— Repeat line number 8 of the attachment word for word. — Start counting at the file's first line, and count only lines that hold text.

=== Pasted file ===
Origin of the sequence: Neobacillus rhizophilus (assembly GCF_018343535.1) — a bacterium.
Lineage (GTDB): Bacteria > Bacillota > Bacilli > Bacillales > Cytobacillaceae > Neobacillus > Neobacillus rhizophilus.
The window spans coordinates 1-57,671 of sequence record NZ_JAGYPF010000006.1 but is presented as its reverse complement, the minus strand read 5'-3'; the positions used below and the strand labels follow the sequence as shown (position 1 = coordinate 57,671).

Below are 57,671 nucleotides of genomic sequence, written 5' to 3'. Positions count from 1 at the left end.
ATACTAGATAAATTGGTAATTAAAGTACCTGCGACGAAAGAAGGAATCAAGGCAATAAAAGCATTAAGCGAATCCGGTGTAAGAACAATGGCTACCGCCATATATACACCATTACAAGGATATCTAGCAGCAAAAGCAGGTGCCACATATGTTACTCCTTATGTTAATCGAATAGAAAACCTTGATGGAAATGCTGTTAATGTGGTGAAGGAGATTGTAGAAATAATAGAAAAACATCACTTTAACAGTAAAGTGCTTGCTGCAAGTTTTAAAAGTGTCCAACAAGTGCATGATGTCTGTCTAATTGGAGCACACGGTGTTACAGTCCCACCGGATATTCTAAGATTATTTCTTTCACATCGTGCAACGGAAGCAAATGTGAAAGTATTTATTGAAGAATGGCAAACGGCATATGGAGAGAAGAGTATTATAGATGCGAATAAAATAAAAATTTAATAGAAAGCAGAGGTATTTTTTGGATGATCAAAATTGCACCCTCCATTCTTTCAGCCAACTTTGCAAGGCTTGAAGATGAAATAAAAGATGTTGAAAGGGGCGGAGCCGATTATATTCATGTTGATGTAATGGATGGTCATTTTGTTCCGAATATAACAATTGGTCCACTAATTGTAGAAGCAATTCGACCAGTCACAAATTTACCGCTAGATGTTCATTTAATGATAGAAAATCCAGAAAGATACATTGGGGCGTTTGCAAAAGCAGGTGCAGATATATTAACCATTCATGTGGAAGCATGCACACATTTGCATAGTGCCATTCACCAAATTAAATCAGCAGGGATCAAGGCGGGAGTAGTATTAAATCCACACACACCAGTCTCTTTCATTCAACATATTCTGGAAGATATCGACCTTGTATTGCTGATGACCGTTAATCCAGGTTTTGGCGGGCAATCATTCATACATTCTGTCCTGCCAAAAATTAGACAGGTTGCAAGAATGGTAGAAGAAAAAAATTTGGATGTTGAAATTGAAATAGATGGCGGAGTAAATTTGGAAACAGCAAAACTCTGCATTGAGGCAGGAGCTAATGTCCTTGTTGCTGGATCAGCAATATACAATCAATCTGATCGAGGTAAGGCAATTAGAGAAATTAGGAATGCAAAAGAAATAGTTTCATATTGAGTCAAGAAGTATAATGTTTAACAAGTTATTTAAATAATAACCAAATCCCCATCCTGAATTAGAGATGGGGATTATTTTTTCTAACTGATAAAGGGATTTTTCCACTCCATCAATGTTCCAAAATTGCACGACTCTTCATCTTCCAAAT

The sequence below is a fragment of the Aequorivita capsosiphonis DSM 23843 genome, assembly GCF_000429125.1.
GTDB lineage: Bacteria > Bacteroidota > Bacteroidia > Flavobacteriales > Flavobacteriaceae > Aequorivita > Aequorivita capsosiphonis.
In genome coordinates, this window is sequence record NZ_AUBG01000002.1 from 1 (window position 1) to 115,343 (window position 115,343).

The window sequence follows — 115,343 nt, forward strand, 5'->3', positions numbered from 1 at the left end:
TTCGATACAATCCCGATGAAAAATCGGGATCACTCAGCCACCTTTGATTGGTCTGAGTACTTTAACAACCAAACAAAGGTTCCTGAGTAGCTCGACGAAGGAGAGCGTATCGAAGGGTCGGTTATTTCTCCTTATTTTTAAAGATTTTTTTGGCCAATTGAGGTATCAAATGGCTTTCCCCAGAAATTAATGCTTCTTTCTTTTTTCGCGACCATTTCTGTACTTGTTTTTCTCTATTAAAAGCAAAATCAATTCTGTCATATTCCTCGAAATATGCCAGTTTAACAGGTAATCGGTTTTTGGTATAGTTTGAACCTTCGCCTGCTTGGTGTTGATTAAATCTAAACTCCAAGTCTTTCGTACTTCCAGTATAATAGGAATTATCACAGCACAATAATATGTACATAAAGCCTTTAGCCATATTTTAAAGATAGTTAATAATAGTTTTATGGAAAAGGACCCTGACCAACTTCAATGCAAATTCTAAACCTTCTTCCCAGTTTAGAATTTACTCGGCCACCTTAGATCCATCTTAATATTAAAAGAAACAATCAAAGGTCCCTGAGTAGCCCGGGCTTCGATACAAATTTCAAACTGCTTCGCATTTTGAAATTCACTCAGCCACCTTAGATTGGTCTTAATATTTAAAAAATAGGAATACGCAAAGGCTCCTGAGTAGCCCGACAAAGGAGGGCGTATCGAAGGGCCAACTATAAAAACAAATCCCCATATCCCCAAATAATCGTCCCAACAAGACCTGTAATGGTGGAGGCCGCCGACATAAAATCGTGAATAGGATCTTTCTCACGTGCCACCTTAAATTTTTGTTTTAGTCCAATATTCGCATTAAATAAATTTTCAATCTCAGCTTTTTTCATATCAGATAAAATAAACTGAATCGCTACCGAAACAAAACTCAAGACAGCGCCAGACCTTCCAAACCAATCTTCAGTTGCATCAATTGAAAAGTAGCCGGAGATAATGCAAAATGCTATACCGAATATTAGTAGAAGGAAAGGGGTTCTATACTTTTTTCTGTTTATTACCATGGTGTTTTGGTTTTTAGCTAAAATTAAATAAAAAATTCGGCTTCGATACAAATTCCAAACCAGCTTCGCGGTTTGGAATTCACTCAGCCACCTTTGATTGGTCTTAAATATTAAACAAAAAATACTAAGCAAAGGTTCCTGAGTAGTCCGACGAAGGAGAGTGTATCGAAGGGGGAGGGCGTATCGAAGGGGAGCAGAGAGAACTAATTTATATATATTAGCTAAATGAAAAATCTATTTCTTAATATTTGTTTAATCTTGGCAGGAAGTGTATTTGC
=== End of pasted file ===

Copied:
In genome coordinates, this window is sequence record NZ_AUBG01000002.1 from 1 (window position 1) to 115,343 (window position 115,343).